He did not stay in that position long but moved to a farm near Gonzales in the spring of 1857.  In the fall of that same year he joined the Texas Annual Conference meeting in Waco and was appointed to Gonzales.

As storm clouds gathered, Wilson became an ardent secessionist and even raised a cavalry regiment.    Typhoid struck before he could lead that regiment into battle, and he died in 1861.His reburial in the Texas State Cemetery occurred on September 21, 1936 as Texans were celebrating the centennial of Texas Independence.

Friday, September 11, 2015

This Week in Texas Methodist History September 13

African American Methodist Preachers Resume Preaching After Civil War, September 15, 1865

One neglected aspect of Texas Methodist history is the role of African Americans in the church before 1865.  Although membership statistics show that sizeable numbers of African American Methodists existed, and the appointments “African Mission” or “Colored Mission” were common, we are frustrated at the lack of our knowledge of the members of the churches and the exhorters, class leaders, and local preachers who led them.  

The scraps of evidence that actually name a pre-1865 Texas Methodist who was African American are very rare.  The most famous is “Uncle Mark” who is known to us from Joseph Sneed’s diary.  Sneed attend one of Uncle Mark’s sermons and was favorable impressed.  The only African American Methodist woman we know by name before 1865 is Cecilia Craft of Bastrop.  Other evidence for African American preachers comes from Francis Wilson’s memoir about preachers at Liberty and the notice that Orceneth Fisher issued local preacher licenses in Brazoria.  

We also know that some preachers such as Elias Dibble who had been preaching before 1865 continued afterwards, and thus we have a better chance of knowing their names.

One interesting document from the Weekly Southern Intelligencer (Austin) of September 15, 1865, gives us two more names.   Here is the article

Isaac and John, two noted preachers of the Methodist persuasion, who have been silent for several years, have again commenced preaching, with the consent of the proper authority.  During the war it was not deemed proper to permit the colored preachers to pursue their calling; but now, the war being over the reasons no longer exist, and they have recommenced preaching..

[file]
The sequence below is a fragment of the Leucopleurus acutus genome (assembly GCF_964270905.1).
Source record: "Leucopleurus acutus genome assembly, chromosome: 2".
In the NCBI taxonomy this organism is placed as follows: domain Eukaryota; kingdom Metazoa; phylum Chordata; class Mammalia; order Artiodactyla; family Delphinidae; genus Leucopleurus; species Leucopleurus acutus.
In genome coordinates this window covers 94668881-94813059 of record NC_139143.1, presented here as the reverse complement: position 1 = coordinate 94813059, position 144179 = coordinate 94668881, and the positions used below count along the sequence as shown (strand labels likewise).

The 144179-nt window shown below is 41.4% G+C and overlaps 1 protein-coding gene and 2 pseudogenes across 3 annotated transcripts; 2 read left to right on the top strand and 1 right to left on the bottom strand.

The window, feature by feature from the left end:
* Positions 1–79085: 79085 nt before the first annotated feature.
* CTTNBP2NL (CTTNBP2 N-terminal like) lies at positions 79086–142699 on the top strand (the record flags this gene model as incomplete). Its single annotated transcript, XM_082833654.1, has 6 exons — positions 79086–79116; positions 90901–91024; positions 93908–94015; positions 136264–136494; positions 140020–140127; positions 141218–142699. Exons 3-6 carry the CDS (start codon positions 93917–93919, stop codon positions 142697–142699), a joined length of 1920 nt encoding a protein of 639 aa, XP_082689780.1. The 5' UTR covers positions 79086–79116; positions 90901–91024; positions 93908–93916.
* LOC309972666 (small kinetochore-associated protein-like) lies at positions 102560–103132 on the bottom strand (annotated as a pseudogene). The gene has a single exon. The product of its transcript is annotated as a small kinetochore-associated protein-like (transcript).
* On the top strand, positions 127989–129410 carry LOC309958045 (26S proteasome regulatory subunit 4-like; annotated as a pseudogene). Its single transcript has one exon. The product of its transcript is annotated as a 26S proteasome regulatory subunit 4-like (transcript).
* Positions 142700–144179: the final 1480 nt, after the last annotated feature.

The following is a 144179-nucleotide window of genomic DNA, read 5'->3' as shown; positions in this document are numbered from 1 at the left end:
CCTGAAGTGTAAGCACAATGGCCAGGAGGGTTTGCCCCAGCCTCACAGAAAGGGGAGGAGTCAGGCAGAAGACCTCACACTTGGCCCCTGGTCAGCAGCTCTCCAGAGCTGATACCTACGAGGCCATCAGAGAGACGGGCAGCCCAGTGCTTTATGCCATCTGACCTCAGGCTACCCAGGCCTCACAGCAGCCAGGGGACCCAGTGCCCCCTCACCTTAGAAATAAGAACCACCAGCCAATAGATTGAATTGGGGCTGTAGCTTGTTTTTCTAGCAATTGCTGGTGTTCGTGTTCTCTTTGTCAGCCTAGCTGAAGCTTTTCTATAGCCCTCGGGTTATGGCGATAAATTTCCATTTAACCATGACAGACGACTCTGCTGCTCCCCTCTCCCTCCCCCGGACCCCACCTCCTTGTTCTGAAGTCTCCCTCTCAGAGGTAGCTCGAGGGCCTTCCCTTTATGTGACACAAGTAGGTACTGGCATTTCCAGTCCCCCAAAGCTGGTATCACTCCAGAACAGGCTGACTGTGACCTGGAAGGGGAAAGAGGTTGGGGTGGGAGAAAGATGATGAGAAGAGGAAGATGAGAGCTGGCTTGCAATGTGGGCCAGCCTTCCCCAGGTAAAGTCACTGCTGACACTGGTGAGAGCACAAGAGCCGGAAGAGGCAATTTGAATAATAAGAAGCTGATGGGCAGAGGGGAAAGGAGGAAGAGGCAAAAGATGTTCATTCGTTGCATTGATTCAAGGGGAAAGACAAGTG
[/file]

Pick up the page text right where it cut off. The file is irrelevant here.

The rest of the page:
Saturday, September 05, 2015

This Week in Texas Methodist History September 6

Maggie Jo Rogers Leaves Marlin for Scarritt to Begin Missionary Career   September 1902

In September 1902 twenty-four year old Maggie Jo Rogers left Marlin to attend Scarritt Bible Training School in Kansas City.  She would graduate in May  1904 and in October 1904 arrived in Soochow, China, where she was to devote thirty-six years to evangelistic work in that city.  

In a sense she had been preparing for her life’s work for years.  Her mother, Florella Cloy Rogers, was a charter member of the Marlin Woman’s Missionary Society.  She enrolled Maggie as a child in the “Rosebuds,” a children’s arm of the Society, sometimes called the “Cradle Roll.”

Mrs. Sarah “Sallie” Philpott was President of the Texas Conference Society.  She lived close to Marlin in Dew and when urging local chapters to raise funds for scholarships to Scarritt, also urged Texas Conference women to apply for those missionary scholarships.  

Maggie Rogers later wrote that when Philpott’s appeal was read in the Marlin Society, she knew the call to missionary service was meant for her.  When she shared her decision, it resulted in a “praising, crying time,” and the Marlin women showered Maggie with the things she would need at Scarritt.  

Maggie Jo Rogers graduated from Scarritt in May 1904, and the Board of Missions appointed her to Soochow, China.  She remained in that post until the South Central Jurisdictional Board granted her the superannuate relation in 1943 at the age of 65 and with the Japanese in their long occupation of the Chinese coast, including Soochow.  

She lived another 15 years and was buried in the Cavalry Cemetery in Marlin.  Here is a link to her picture